Farid Ayaz has total mastery over various genres of classical music, such as dhrupad, khayal, tarana, thumria and dadra which he blends beautifully during his performances of qawwali. His mastery over classical music was acclaimed at the All Pakistan Music Conference annual festival (February 2005), where he was invited to perform as a classical singer and not a qawwal.
Farid Ayaz is well versed in several languages and can ably perform in Urdu, Sindhi, Punjabi, Pashto, Hindi, Poorbi, Bengali, Marathi, Persian, Arabic and Turkish, in addition to Japanese.
“It’s totally soul music, and I think we can call it devotional music,” said Rahat Nusrat Fateh Ali Khan. “It’s spiritual music from the soul.”
He was talking about Qawwali, the musical component of the mystical tradition of Islam known as Sufism. But for him, even more momentous than serving as a musical ambassador from Pakistan to the United States, there is the mantle he is now assuming.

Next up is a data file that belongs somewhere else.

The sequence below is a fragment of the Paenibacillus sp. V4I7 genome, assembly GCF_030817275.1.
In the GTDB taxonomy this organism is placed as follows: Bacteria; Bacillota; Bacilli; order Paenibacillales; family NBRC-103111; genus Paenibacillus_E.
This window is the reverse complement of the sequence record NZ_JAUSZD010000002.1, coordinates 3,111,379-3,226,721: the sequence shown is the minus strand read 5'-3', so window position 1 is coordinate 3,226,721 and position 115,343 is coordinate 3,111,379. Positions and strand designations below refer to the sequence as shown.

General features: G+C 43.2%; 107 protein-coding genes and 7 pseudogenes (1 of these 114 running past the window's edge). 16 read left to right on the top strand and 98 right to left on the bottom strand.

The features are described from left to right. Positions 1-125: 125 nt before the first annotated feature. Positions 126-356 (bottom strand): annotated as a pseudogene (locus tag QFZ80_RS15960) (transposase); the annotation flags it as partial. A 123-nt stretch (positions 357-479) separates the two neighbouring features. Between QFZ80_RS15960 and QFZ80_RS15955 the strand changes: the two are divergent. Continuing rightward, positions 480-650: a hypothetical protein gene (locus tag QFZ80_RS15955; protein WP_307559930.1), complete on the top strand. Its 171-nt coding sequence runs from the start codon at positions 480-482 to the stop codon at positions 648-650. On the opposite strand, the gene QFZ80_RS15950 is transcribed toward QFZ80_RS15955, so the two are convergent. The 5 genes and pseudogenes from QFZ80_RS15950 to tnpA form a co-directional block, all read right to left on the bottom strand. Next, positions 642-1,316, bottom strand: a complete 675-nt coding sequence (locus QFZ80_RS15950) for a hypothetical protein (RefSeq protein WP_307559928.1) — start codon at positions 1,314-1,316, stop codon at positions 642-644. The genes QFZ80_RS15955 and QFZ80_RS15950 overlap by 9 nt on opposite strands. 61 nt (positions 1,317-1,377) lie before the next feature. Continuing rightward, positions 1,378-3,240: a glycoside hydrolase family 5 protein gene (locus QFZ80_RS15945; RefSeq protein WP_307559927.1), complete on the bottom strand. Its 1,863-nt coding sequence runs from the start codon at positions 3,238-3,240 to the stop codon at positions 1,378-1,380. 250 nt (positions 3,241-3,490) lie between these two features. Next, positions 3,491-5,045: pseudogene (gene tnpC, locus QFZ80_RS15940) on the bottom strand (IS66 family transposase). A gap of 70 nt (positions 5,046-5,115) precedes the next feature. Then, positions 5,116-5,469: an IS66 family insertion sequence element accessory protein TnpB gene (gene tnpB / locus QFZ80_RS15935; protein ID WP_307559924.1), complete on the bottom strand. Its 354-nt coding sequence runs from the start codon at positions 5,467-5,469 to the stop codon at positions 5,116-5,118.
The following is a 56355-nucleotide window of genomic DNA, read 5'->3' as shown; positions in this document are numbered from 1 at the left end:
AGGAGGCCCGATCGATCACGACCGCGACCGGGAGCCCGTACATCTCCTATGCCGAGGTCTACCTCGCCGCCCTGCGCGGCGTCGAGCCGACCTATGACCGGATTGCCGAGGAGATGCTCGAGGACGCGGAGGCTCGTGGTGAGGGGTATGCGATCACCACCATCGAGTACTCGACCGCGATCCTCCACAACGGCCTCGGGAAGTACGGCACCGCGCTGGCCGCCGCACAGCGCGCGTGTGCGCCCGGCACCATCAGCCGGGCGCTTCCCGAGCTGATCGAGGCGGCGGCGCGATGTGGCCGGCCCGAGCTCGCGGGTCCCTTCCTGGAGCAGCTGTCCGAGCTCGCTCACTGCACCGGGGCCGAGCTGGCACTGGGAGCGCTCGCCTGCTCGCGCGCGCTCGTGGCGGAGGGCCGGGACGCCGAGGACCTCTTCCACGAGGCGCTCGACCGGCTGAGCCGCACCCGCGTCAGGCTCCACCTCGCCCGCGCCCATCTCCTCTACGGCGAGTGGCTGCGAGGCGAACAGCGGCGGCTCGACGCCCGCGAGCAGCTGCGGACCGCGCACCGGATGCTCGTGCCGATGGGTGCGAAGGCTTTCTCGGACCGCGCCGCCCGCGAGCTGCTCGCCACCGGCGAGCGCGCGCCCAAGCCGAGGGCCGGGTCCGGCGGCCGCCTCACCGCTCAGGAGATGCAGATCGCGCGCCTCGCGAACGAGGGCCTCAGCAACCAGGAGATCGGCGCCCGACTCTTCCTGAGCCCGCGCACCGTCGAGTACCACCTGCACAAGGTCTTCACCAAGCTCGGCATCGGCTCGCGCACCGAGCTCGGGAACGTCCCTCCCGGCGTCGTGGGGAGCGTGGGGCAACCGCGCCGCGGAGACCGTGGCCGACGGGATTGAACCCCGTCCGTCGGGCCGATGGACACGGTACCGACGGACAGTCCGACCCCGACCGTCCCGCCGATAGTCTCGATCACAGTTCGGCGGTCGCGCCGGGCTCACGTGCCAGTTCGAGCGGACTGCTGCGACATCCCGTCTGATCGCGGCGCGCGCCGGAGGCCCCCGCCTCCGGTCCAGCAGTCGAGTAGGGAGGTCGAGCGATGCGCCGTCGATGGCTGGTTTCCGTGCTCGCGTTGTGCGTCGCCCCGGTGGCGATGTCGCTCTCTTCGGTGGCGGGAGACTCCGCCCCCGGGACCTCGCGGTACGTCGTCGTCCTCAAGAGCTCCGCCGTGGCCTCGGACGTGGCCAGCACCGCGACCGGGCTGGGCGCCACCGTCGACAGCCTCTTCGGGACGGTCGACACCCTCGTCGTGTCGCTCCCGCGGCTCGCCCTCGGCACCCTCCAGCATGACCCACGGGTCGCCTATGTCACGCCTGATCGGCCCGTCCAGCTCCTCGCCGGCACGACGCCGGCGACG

The legacy of a great qawwali master is not a matter to inherit lightly. Rahat Nusrat Fateh Ali Khan was personally groomed by his uncle, Nusrat Fateh Ali Khan, for most of his life. Nusrat, who died in 1997, was considered “the voice from heaven” and the greatest living practitioner of qawwali. But Nusrat had no sons and the qawwali tradition requires that a master choose a successor. Although Nusrat appointed Rahat as his successor during his lifetime, when Rahat was still very young, according to tradition, on the 40th day after the death of the qawwali master, there was an announcement, and most of the qawwali singers in Pakistan and India attended. The head of the master’s family came out and announced Rahat as Nusrat’s successor. When Rahat was born, his father (Nusrat’s younger brother, Farroukh Fateh Ali Khan) washed the baby and brought him to Nusrat who blessed him. Rahat began his vocal training at the age of three, “even with the baby bottle in his mouth, he would remove it to sing each syllable,” said Shafiq Saddiqui, who worked with Nusrat and now works closely with Rahat.